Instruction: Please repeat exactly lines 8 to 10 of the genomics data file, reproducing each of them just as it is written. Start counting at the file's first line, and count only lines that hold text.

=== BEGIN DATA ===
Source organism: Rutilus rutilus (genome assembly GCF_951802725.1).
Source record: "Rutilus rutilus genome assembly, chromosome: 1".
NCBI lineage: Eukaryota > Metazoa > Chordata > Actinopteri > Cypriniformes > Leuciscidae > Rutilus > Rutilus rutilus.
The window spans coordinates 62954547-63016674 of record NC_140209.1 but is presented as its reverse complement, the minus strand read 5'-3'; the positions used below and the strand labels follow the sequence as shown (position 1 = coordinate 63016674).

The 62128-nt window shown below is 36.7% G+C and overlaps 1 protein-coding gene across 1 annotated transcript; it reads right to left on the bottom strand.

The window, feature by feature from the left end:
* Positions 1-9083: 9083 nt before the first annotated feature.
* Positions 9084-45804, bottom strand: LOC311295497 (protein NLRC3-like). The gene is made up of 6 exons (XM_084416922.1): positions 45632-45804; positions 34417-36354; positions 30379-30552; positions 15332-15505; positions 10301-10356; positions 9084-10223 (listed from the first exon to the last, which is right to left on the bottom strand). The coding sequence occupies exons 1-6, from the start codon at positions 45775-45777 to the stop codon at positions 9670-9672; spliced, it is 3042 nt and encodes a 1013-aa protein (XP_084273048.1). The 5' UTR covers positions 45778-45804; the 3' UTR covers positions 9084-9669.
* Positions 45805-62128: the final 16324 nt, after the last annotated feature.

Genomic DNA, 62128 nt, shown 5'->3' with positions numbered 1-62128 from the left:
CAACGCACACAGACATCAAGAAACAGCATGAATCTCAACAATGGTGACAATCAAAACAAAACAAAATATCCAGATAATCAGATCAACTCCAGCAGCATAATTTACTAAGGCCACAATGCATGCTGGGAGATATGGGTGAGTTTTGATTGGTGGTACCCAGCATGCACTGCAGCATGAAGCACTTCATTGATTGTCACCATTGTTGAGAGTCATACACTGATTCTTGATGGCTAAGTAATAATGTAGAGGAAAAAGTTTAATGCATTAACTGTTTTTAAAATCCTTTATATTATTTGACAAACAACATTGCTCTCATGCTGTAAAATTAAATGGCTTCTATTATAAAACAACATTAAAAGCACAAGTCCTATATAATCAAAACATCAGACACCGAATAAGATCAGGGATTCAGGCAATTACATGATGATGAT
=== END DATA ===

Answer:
* Positions 9084-45804, bottom strand: LOC311295497 (protein NLRC3-like). The gene is made up of 6 exons (XM_084416922.1): positions 45632-45804; positions 34417-36354; positions 30379-30552; positions 15332-15505; positions 10301-10356; positions 9084-10223 (listed from the first exon to the last, which is right to left on the bottom strand). The coding sequence occupies exons 1-6, from the start codon at positions 45775-45777 to the stop codon at positions 9670-9672; spliced, it is 3042 nt and encodes a 1013-aa protein (XP_084273048.1). The 5' UTR covers positions 45778-45804; the 3' UTR covers positions 9084-9669.
* Positions 45805-62128: the final 16324 nt, after the last annotated feature.

Genomic DNA, 62128 nt, shown 5'->3' with positions numbered 1-62128 from the left: